Just about everyone has an opinion. Could where you were seated at the time of a car crash impact your injuries? Is one seat safer than the other?
There are a number of studies that analyze occupant seating and the risks associated with it. Obviously, it is important to wear safety restraints at all times. Could that coupled with where you sit lessen your chances for serious injuries?
Motor Vehicle Occupant Seating and Injuries
We’ve all heard the term “death seat” referencing the front passenger seat. Is this indeed true? According to a news report, technology has allowed for major safety improvements primarily focused on front seat vehicle occupants. There is some concern that not enough is being done to ensure passenger safety in the rear of cars, SUVs and vans.
The best way to check the safety within motor vehicles is through research and facts. Let’s look at some statistical data put together by the Texas Department of Transportation. They reviewed information collected from Texas Peace Officer’s Crash Reports for the year 2015. Here’s what they found:
- Fatal Accidents: There were 3,531 fatal motor vehicle accidents. The greatest percentage of those killed in car crashes were the drivers themselves. It is unknown if some of the drivers were alone in the motor vehicle accidents or accompanied by passengers.
Of the remaining fatalities, 379 victims were seated in the front passenger seat by the window. Seven occupied the front center seat. Approximately 275 people were killed while travelling in the back seat of a motor vehicle. The number of fatalities for rear passenger victims was almost equal between the right and left side. A lesser number died when seated in the rear middle seat or third row of a larger vehicle.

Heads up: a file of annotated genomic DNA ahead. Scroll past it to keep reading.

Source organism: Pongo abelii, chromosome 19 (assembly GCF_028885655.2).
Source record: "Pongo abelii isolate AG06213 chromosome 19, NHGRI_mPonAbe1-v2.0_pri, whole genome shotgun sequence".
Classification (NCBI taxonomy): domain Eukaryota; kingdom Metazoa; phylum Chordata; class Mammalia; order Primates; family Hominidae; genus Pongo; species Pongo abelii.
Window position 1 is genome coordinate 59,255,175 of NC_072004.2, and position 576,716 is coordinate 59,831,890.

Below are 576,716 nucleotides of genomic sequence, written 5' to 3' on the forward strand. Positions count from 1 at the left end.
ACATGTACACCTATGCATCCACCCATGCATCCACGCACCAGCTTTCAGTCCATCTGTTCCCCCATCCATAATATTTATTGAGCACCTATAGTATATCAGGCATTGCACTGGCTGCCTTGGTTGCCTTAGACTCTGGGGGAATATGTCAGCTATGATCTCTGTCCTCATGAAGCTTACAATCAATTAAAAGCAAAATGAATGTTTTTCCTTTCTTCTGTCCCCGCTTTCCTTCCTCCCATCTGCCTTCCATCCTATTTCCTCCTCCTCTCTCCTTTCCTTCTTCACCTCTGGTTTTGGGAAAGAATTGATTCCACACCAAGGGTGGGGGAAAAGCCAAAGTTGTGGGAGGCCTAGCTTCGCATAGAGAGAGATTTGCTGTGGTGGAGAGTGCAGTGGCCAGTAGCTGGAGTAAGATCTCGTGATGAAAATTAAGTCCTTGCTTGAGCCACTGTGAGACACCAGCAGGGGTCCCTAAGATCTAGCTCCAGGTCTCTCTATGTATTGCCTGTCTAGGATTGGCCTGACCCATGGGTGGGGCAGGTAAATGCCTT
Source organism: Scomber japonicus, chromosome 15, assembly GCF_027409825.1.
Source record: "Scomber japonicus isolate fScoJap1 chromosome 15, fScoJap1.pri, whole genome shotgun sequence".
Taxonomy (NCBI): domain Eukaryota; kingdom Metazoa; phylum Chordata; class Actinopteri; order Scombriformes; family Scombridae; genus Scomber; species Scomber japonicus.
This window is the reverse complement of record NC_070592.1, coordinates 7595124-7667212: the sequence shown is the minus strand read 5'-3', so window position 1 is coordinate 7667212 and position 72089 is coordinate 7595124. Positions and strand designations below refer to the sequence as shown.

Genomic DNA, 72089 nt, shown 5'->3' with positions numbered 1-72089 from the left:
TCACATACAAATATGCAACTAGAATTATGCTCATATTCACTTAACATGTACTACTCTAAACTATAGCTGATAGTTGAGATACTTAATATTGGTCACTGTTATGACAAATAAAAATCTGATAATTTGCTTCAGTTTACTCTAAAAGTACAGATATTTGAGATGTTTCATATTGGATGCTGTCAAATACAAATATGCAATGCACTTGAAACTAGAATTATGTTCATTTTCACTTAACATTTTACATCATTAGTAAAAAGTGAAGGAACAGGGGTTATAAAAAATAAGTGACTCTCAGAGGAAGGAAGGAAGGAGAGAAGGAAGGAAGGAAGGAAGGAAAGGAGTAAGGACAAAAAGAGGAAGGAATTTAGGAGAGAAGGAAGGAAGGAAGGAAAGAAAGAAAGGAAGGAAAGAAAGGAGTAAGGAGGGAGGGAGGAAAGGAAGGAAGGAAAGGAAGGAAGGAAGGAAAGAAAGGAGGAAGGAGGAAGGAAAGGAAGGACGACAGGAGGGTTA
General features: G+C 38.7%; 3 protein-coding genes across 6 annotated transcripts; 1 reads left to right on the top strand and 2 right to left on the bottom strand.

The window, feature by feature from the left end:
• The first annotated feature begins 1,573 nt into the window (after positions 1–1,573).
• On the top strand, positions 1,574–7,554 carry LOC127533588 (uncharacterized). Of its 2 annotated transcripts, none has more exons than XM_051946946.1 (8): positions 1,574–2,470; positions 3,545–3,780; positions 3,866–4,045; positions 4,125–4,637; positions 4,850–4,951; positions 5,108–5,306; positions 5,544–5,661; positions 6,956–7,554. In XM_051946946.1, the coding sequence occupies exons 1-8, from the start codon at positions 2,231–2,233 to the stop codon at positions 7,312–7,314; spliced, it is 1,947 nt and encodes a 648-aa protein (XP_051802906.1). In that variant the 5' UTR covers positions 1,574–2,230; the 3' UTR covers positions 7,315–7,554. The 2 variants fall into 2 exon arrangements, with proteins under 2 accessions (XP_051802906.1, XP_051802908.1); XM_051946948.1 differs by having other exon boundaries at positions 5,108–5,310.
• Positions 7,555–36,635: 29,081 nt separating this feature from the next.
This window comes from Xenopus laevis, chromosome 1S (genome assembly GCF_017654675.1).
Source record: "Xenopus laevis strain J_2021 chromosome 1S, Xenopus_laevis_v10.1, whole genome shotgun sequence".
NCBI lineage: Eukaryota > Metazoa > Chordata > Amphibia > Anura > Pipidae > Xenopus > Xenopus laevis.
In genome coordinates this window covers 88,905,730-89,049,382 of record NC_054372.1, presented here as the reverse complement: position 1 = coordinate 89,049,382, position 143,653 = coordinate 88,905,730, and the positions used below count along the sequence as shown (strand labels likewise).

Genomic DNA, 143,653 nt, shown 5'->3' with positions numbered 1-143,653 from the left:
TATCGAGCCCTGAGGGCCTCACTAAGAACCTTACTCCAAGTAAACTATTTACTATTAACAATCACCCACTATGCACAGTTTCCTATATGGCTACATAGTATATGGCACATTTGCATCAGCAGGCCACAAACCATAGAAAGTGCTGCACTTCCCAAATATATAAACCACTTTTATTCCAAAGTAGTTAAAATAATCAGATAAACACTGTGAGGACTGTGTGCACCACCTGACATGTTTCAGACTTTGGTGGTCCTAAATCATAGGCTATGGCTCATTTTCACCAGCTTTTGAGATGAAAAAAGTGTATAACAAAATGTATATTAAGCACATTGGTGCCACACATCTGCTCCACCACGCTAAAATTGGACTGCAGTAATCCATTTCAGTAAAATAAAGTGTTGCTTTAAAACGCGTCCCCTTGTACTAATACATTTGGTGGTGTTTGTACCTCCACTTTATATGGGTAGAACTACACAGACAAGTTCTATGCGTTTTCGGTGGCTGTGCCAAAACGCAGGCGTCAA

- Incapacitating Injuries from Motor Vehicle Wrecks: A little over 17,000 individuals sustained incapacitating injuries as a result of motor vehicle wrecks. 65% of those seriously injured were the vehicle drivers. Once again, we are unable to determine if the drivers were travelling with others at the time of the accident.
As far as the passengers, 14% of the total vehicle occupants with incapacitating injuries were seated in the front passenger seat. Those seated behind them were injured slightly more than those seated behind the driver.
What does this mean? These statistics could be skewed, as they could mean that less people travel in the rear seat. Other research suggests that children are always safer in the back seat. The same may not be true for adults.